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Obama-Appointed Federal Judge Backs Out of Disney v. DeSantis Case After Governor's Complaint

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A liberal judge overseeing the First Amendment lawsuit that Walt Disney Parks filed against Florida Gov. Ron DeSantis and others is disqualifying himself, but he says it’s not because of bias concerns raised by the Republican governor.

Chief U.S. District Judge Mark Walker said in a court filing Thursday that it was because a relative owns 30 shares of Disney stock.

Walker described the person as “a third-degree relative,” which typically means a cousin, a great-aunt or great-uncle, or a great-niece or great-nephew.

The governor’s lawyers had filed a motion to disqualify Walker last month because he had referenced the ongoing dispute between the DeSantis administration and Disney during hearings in two lawsuits before him dealing with free speech issues and fear of retaliation for violating new laws championed by the governor and Republican lawmakers.

The filing said Walker’s remarks “could reasonably imply that the Court has prejudged the retaliation question here.”

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“Because that question is now before this Court, and because that question involves highly publicized matters of great interest to Florida’s citizens, the Court should disqualify itself to prevent even the appearance of impropriety,” it said.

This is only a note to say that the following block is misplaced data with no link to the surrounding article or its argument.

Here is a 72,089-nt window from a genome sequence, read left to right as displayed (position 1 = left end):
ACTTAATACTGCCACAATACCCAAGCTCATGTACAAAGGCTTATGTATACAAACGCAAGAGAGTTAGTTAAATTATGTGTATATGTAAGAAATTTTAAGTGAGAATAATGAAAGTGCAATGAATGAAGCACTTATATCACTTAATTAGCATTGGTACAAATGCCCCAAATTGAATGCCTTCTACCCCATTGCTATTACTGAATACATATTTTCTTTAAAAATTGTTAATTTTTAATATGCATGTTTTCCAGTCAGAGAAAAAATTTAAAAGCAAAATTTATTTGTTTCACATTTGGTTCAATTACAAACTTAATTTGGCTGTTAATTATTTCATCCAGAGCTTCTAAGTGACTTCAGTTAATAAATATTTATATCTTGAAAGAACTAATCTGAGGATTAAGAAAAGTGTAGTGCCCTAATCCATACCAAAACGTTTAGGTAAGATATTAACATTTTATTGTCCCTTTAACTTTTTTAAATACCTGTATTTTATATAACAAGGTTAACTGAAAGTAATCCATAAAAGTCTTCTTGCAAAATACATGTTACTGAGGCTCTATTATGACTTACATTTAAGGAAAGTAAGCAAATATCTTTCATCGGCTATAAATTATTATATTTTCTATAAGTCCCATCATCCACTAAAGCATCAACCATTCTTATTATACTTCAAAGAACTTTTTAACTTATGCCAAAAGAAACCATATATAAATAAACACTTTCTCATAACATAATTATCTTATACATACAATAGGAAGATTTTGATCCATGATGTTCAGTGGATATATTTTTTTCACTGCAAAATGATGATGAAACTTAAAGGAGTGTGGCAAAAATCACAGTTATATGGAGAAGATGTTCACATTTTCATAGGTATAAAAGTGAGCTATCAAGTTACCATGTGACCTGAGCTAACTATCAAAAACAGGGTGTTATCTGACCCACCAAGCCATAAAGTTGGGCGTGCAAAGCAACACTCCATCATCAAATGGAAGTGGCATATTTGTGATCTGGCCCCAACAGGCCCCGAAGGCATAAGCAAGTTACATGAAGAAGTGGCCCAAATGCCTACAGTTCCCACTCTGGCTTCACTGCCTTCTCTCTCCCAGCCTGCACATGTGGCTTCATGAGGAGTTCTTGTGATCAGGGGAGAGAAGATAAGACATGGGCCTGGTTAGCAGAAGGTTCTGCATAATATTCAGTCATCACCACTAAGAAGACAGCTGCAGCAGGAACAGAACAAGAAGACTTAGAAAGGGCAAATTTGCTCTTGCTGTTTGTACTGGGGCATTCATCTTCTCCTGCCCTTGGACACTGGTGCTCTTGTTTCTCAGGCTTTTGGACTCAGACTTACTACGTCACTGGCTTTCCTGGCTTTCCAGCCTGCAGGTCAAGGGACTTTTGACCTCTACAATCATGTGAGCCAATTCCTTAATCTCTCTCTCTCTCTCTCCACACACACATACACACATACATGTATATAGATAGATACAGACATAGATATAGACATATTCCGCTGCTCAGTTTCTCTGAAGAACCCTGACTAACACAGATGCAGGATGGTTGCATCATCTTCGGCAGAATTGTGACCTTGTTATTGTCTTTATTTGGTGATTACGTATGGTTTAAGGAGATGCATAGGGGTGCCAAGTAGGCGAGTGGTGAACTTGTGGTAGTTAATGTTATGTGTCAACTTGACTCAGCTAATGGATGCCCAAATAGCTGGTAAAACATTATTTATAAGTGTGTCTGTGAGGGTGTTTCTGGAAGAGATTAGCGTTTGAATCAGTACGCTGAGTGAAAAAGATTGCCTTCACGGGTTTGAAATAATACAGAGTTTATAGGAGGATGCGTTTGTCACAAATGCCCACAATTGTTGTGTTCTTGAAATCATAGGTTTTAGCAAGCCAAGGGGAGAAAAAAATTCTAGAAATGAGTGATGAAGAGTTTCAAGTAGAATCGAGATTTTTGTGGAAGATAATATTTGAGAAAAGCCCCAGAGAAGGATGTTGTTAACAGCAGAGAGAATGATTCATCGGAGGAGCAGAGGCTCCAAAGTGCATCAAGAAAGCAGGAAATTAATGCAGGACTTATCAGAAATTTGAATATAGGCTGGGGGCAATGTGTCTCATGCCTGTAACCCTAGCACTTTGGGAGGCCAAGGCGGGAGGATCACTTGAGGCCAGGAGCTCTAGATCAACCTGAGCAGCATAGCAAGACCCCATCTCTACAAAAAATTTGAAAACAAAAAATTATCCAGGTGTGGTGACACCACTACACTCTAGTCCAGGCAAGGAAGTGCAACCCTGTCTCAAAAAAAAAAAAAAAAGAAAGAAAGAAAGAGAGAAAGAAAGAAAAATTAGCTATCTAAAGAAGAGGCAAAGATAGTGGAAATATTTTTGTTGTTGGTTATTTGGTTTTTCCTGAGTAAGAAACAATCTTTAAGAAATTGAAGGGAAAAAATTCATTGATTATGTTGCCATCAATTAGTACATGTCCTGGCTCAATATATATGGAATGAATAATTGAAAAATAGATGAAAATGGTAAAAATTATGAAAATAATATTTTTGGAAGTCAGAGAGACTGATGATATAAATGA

Disney had opposed the governor’s motion, claiming the judge had shown no bias.

The judge on Thursday called DeSantis’ arguments “without merit.”

Walker said that under the code of conduct for federal judges, he wasn’t required to look into the financial interests of third-degree relatives but he did so and decided that “disqualification from this proceeding is required under the circumstances.”

Will DeSantis defeat Disney in court?

“Even though I believe it is highly unlikely that these proceedings will have a substantial effect on The Walt Disney Company, I choose to err on the side of caution — which, here, is also the side of judicial integrity — and disqualify myself,” said Walker, who was nominated to the federal bench in 2012 by President Barack Obama.

The feud between DeSantis and Disney started last year after the entertainment giant lobbied against legislation banning lessons on sexual orientation and gender identity in early grades. Conservatives described it as an “anti-groomer” bill.

The governor and GOP legislators responded by taking over Disney World’s self-governing district and appointing a new board of supervisors.

Before the new board came in, the company signed agreements with the old board made up of Disney supporters that stripped the new supervisors of design and construction authority.

In response, the Republican-controlled Legislature passed legislation allowing the DeSantis-appointed board to repeal those agreements and made the theme park resort’s monorail system subject to state inspection.

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Disney filed the First Amendment lawsuit against the Florida governor and the DeSantis-appointed board in April, claiming violations of free speech and the contracts clause.

The DeSantis-appointed board sued Disney in state court in Orlando seeking to void the deals the company made with the previous board.

The governor declared his candidacy for the 2024 GOP presidential nomination last week.

The Western Journal has reviewed this Associated Press story and may have altered it prior to publication to ensure that it meets our editorial standards.

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